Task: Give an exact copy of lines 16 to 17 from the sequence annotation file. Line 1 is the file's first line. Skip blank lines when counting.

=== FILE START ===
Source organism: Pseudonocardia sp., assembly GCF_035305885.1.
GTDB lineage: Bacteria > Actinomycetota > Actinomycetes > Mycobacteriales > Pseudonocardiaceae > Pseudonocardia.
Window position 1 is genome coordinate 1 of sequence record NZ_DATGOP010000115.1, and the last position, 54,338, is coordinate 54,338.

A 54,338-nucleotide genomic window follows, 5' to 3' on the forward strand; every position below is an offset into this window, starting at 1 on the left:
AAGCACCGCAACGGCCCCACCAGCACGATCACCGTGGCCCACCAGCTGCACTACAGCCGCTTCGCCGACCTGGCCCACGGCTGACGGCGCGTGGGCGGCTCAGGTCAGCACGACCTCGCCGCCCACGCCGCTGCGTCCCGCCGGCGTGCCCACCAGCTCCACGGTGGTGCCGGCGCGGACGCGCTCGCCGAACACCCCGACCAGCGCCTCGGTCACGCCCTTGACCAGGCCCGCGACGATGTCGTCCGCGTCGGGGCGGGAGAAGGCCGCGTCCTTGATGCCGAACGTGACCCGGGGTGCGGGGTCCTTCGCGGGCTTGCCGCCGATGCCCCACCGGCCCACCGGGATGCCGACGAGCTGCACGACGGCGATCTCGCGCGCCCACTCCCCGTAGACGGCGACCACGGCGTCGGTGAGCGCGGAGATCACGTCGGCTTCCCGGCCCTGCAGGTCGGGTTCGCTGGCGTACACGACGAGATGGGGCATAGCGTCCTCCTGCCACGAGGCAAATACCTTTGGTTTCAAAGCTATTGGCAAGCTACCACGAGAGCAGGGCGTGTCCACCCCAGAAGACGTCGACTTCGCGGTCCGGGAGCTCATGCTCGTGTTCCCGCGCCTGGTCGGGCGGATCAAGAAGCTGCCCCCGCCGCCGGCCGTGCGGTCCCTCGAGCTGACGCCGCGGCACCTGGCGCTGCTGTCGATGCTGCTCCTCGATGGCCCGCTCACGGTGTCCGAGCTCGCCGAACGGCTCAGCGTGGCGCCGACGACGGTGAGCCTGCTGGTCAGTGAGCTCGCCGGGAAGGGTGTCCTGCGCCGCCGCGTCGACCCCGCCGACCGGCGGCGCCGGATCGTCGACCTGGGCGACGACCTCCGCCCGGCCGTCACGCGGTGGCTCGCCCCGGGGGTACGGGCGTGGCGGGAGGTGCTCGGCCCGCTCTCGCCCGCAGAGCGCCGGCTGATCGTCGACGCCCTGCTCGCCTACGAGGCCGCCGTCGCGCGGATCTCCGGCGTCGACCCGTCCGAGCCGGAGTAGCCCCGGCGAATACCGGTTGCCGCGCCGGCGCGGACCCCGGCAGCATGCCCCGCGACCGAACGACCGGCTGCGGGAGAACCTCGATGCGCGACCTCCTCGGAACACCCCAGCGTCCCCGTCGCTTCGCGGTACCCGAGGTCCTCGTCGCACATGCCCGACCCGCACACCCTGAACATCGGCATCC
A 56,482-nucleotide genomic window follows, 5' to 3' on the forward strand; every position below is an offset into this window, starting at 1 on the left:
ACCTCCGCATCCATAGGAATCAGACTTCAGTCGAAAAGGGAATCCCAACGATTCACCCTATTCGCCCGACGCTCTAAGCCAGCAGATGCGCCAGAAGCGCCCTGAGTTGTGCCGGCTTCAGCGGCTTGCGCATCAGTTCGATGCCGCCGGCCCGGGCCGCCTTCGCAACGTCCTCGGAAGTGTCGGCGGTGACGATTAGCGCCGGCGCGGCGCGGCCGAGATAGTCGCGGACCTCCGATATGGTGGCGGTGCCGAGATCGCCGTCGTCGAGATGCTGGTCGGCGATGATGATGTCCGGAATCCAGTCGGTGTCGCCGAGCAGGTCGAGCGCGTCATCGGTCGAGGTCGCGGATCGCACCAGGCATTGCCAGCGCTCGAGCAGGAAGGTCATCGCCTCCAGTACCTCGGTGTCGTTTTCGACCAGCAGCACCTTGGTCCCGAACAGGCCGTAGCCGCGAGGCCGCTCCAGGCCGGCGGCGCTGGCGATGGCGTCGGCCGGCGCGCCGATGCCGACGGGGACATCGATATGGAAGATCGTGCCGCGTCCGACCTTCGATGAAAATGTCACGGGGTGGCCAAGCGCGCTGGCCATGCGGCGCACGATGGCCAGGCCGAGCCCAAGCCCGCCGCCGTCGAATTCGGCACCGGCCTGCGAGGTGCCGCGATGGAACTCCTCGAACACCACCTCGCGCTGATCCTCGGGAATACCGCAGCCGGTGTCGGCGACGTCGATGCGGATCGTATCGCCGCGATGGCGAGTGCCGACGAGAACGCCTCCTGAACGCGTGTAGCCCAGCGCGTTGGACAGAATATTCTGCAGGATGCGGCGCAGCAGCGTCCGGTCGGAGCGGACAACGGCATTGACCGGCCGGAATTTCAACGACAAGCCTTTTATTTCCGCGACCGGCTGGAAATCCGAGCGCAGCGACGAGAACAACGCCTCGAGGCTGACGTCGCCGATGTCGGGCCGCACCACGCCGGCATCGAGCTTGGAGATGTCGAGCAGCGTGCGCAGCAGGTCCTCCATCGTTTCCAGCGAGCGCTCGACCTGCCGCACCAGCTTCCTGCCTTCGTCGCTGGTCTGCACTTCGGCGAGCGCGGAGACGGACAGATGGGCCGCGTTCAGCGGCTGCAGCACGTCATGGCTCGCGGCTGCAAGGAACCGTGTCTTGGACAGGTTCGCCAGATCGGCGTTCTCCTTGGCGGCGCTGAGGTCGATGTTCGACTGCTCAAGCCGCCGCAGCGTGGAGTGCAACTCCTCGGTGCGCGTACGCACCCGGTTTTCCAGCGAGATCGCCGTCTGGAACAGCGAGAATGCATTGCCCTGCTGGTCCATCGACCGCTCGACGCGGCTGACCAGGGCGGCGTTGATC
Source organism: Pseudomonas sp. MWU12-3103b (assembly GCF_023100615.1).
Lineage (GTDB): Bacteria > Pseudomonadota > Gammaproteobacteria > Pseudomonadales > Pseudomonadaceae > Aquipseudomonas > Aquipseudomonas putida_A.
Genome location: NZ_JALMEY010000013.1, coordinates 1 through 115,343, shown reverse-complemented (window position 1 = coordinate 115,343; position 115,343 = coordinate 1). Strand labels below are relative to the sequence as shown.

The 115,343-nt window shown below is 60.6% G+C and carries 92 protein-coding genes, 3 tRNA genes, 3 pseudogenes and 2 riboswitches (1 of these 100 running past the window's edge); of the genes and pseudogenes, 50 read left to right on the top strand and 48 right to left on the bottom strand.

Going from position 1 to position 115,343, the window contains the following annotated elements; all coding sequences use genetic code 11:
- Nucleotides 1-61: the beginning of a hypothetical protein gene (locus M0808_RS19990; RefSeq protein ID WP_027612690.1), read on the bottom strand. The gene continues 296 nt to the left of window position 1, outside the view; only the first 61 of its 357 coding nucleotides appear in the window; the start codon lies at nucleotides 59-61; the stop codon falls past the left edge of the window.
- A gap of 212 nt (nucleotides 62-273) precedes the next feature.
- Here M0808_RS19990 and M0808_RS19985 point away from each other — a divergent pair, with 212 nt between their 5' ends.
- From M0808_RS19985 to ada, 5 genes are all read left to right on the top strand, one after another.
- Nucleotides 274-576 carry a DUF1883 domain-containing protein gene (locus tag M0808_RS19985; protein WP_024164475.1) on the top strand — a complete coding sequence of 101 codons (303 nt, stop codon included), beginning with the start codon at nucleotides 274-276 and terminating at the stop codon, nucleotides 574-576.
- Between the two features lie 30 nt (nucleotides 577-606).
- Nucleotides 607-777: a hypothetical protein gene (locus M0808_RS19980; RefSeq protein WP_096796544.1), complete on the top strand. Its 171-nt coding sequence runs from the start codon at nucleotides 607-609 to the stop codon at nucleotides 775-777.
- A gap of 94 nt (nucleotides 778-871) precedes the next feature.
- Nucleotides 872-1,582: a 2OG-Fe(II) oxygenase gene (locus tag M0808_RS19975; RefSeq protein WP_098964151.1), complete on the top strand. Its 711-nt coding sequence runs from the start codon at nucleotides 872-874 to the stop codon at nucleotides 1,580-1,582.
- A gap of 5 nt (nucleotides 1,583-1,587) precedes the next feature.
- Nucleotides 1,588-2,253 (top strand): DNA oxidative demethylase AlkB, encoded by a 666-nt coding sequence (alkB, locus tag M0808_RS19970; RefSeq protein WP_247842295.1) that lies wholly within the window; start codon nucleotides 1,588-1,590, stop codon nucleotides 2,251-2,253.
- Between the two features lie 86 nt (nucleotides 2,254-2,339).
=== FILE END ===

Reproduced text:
- From M0808_RS19985 to ada, 5 genes are all read left to right on the top strand, one after another.
- Nucleotides 274-576 carry a DUF1883 domain-containing protein gene (locus tag M0808_RS19985; protein WP_024164475.1) on the top strand — a complete coding sequence of 101 codons (303 nt, stop codon included), beginning with the start codon at nucleotides 274-276 and terminating at the stop codon, nucleotides 574-576.